Sen. Bernie Sanders (I-VT) and Rep. John Larson (D-CT) introduced the Social Security Fairness Act (S. 3147; H.R. 6251), joined by 6 cosponsors in the Senate and 31 in the House. The bill would set Social Security Administration’s (SSA) administrative funding at 1.5 percent of overall benefit payments, a significantly more adequate level compared to current funding. The bill would also eliminate the five-month waiting period for Social Security Disability Insurance (SSDI) and the 24-month waiting period for SSDI beneficiaries to qualify for Medicare. Finally, the bill would implement a moratorium on all closures of SSA field offices and contact stations. H.R. 6251 has been referred to the Committees on Ways and Means, Budget, Rules, and Energy and Commerce; S. 3147 has been referred to the Committee on Finance. The Arc supports this legislation to strengthen administration and customer service across Social Security’s programs and to end unnecessary and harmful waiting periods that SSDI beneficiaries currently endure.
Last week, the House Committee on Ways and Means marked up the Social Security Online Tools Innovation Act (H.R. 3309), sponsored by Rep. Sam Johnson (R-TX). As amended by the Committee, the bill would require the Social Security Administration to create within 2 years an online tool or tools to allow Social Security Disability Insurance (SSDI) beneficiaries to estimate the potential impact of earnings on their benefits. The bill would also prohibit recovery of any overpayments that arise from a beneficiary relying on inaccurate information from the tool (in the event of inaccuracy by the tool). The Committee reported the amended bill favorably by a voice vote. The Arc supports the bill, as amended and approved by the Committee, to provide SSDI beneficiaries with important information about opportunities to work and the impact of earnings on their SSDI benefits.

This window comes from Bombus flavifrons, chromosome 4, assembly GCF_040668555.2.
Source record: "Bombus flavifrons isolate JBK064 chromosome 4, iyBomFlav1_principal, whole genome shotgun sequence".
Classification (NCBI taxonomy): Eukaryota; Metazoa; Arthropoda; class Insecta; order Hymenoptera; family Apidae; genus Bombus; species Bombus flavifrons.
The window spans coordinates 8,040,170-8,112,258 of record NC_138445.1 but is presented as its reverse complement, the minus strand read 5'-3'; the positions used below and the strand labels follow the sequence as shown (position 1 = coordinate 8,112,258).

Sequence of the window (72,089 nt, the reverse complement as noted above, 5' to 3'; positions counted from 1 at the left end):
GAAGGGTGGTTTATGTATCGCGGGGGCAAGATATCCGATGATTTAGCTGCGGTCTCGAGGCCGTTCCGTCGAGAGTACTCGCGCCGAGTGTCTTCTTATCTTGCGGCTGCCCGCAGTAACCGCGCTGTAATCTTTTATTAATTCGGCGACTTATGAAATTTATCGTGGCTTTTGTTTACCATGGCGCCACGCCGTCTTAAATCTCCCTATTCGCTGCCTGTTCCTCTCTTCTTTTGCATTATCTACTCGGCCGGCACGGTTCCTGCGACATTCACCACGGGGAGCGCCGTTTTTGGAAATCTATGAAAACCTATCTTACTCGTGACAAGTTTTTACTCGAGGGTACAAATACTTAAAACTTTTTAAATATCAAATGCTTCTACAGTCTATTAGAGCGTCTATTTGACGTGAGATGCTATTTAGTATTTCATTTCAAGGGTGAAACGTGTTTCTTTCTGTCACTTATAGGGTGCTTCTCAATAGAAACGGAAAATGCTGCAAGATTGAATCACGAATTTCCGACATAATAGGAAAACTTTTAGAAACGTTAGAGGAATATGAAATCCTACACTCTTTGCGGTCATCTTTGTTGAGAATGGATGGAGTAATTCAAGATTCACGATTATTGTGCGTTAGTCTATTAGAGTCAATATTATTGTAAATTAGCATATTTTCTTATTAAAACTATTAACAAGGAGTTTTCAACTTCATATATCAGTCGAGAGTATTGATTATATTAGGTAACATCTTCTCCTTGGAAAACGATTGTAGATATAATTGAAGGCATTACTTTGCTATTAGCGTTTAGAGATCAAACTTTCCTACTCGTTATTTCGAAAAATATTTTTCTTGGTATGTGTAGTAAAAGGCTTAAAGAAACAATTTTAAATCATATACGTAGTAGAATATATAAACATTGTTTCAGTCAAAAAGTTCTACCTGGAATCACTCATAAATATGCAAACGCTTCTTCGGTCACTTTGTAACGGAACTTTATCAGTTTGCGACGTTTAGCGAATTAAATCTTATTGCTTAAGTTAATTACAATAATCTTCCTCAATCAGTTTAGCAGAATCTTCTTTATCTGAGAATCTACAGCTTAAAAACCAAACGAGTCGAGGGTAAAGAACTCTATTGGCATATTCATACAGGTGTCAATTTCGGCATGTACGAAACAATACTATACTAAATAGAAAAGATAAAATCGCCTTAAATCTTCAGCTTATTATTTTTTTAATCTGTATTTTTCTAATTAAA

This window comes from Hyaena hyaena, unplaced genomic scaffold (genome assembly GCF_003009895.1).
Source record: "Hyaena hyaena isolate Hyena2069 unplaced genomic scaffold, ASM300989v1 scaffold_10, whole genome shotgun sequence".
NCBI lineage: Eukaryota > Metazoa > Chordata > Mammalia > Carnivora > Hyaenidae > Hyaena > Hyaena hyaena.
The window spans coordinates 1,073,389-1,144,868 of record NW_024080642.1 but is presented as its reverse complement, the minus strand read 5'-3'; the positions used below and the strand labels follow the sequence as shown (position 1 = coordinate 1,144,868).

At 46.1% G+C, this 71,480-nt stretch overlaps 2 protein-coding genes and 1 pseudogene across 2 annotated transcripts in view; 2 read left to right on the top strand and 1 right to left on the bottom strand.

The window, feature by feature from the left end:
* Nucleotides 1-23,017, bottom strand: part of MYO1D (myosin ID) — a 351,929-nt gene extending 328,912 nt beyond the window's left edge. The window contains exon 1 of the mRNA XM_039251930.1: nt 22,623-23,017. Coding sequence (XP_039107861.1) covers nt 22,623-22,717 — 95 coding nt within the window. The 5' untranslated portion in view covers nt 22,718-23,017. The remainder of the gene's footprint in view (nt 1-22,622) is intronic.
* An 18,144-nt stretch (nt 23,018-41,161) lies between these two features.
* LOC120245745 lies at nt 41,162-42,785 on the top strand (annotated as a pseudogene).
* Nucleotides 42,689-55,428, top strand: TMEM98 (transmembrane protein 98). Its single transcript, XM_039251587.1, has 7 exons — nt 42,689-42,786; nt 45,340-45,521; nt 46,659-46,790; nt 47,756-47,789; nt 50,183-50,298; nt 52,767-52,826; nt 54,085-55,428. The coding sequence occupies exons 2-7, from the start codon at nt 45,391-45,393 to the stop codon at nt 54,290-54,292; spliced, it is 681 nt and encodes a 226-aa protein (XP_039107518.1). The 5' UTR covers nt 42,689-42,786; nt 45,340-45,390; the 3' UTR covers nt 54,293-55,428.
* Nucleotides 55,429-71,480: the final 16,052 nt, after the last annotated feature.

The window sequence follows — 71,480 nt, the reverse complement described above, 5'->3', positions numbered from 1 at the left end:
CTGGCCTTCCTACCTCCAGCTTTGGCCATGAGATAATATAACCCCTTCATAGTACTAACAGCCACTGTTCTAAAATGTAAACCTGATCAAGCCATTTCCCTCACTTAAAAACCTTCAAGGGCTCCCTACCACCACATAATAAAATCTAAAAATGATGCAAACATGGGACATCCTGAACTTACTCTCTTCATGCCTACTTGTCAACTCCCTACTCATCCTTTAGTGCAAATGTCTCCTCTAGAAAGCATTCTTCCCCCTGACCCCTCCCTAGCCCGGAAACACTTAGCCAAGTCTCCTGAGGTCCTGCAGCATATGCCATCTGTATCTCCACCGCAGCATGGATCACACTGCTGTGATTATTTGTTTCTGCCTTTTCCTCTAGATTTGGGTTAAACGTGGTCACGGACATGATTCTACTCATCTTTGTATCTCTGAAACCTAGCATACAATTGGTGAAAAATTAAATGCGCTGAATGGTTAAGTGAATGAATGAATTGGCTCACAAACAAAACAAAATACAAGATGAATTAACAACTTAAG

On July 17, the Senate approved H.R.6042 without amendment by unanimous consent. This bill delays by one year electronic visit verification (EVV) requirements for tracking when personal care services are provided to people with disabilities. The bill also expresses the sense of Congress that the Centers for Medicare and Medicaid Services (CMS) should hold at least one public meeting and solicit ongoing stakeholder input on its recently-issued guidance. The House of Representatives passed this bill last month. The bill now awaits President Trump’s signature. The Arc applauds passage of this bill which gives advocates more time to work with CMS and state Medicaid agencies to ensure EVV is implemented in a way that doesn’t place an undue burden on providers and protects the privacy of beneficiaries.